Roger Goodell’s Open Letter From The NFL Rings False


Rarely do I read my emails looking for form letters. Rarer still, do I see a form letter and think, “Damn, I gotta read that!”

Tonight, there was a pretty big exception.

As my phone vibrated calmly away, I opened up my email program and lo and behold! An email from Roger Goodell!

I figured it meant he read my last piece on the NFLPA decertifying and wanted to give me an exclusive. Turns out, no…it was just a form letter.

However, it was a form letter that defied description in its, “There’s nothing to see here!” attitude.

The letter below is the league’s response to its fans in the wake of the NFLPA erasing itself from existence as well as the realization to everyone that we may not see football for a very long time. The letter is well written and lays out the owners’ points very well. There’s only one problem with it, in reality.

It treats us all like we’re idiots.

The letter takes the stance that this is all the players fault, when it has been reported time and time again that the players and the union were perfectly willing to agree to everything as long as the owners open up their books and show their audited income reports for the last ten years. Had the owners done this, we wouldn’t be having this conversation.

The owners flat out refused.

Now, I had a very intelligent post on my Facebook account from a friend that said, “Boy, I’d sure love to get a look at my employer’s books!” Fundamentally, without taking into account the negotiating and bargaining rights of a union…he’s right. It’s ridiculous to assert that you should be able to see the audited financial statements of your bosses and employers. There’s no reason why the players should be allowed that type of information about their bosses and employers, right?

When your bosses, though, come to you and say, “Hey, we’re losing money hand over fist, you have to give back 18% of your income,” then the players and the NFLPA have every right to retort with, “Ummm…yeah, I don’t think I buy that,” especially in the wake of the owners having a 4 billion (AGAIN, that’s with a B!!!) dollar stash from the networks waiting for them. Things that the owners say just don’t have a ring of truth to them.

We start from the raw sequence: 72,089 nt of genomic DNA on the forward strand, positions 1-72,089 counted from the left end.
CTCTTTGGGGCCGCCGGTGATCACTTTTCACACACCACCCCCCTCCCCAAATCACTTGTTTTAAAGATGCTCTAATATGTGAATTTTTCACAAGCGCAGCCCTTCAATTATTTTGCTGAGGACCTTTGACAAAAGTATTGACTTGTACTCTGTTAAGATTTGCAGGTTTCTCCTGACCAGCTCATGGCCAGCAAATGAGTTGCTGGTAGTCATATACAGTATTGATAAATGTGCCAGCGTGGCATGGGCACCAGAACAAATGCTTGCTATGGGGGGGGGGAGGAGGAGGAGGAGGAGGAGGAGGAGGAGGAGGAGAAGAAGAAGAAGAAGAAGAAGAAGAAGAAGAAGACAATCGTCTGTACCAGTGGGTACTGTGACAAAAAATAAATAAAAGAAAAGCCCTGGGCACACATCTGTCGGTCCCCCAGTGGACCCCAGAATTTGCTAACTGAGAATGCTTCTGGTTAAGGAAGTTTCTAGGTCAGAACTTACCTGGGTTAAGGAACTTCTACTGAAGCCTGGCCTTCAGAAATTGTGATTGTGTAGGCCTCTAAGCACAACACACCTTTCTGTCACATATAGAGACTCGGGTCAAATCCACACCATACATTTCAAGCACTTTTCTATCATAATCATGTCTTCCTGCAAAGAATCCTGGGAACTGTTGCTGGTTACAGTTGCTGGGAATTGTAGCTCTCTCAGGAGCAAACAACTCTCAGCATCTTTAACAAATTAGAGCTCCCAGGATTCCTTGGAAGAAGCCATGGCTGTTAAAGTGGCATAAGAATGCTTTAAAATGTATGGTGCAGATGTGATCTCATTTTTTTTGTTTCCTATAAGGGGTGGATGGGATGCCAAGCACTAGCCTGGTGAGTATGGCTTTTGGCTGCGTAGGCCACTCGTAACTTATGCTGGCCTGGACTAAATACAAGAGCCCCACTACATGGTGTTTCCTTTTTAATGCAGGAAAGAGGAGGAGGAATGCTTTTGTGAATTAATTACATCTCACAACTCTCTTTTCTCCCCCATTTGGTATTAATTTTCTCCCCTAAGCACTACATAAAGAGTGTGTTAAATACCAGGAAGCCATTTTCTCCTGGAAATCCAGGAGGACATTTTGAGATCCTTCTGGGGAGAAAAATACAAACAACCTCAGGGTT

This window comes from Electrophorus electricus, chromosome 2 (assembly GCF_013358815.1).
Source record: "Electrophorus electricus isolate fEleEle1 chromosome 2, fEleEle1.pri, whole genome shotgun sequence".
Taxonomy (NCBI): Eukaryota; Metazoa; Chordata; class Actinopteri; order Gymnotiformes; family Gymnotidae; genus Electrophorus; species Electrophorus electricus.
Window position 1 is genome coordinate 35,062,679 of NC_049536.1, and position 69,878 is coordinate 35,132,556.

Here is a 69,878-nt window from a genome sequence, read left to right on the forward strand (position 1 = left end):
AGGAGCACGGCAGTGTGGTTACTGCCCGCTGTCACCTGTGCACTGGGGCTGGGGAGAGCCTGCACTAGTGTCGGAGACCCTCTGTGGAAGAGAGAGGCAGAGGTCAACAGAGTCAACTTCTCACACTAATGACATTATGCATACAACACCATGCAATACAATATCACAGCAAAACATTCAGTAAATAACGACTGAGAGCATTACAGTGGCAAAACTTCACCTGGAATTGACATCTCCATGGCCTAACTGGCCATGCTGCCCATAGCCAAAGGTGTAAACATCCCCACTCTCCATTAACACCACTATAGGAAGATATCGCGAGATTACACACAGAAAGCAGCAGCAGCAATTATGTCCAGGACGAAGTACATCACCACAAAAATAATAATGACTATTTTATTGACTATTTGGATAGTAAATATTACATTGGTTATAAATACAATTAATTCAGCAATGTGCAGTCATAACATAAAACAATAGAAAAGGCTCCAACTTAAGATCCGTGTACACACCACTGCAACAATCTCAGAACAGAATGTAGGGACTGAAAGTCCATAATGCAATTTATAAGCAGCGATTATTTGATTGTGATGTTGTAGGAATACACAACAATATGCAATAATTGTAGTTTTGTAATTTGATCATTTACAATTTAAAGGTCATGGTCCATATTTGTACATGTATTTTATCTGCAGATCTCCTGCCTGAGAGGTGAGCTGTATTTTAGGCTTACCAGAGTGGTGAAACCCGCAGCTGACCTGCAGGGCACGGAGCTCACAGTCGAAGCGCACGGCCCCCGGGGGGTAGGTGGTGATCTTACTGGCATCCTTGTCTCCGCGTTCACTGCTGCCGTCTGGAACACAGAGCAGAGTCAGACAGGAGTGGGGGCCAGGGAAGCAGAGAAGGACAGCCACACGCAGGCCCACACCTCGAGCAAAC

And sure, we’re debating the validity of arguments from millionaires and billionaires, all of whom make more than us and I’m not sure even particularly care that much about us.

But at the same time, being lied to by the leader of the billionaires, while all the while he is trying to show you how magnanimous he and his brethren are being, really leaves a bad taste in your mouth.

The text of the letter is below.

Dear NFL Fan,

When I wrote to you last on behalf of the NFL, we promised you that we would work tirelessly to find a collectively bargained solution to our differences with the players’ union. Subsequent to that letter to you, we agreed that the fastest way to a fair agreement was for everyone to work together through a mediation process. For the last three weeks I have personally attended every session of mediation, which is a process our clubs sincerely believe in.

Unfortunately, I have to tell you that earlier today the players’ union walked away from mediation and collective bargaining and has initiated litigation against the clubs. In an effort to get a fair agreement now, our clubs offered a deal today that was, among other things, designed to have no adverse financial impact on veteran players in the early years, and would have met the players’ financial demands in the latter years of the agreement.

The proposal we made included an offer to narrow the player compensation gap that existed in the negotiations by splitting the difference; guarantee a reallocation of savings from first-round rookies to veterans and retirees without negatively affecting compensation for rounds 2-7; no compensation reduction for veterans; implement new year-round health and safety rules; retain the current 16-4 season format for at least two years with any subsequent changes subject to the approval of the league and union; and establish a new legacy fund for retired players ($82 million contributed by the owners over the next two years).

It was a deal that offered compromise, and would have ensured the well-being of our players and guaranteed the long-term future for the fans of the great game we all love so much. It was a deal where everyone would prosper.

We remain committed to collective bargaining and the federal mediation process until an agreement is reached, and call on the union to return to negotiations immediately. NFL players, clubs, and fans want an agreement. The only place it can be reached is at the bargaining table.

While we are disappointed with the union’s actions, we remain steadfastly committed to reaching an agreement that serves the best interest of NFL players, clubs and fans, and thank you for your continued support of our League. First and foremost it is your passion for the game that drives us all, and we will not lose sight of this as we continue to work for a deal that works for everyone.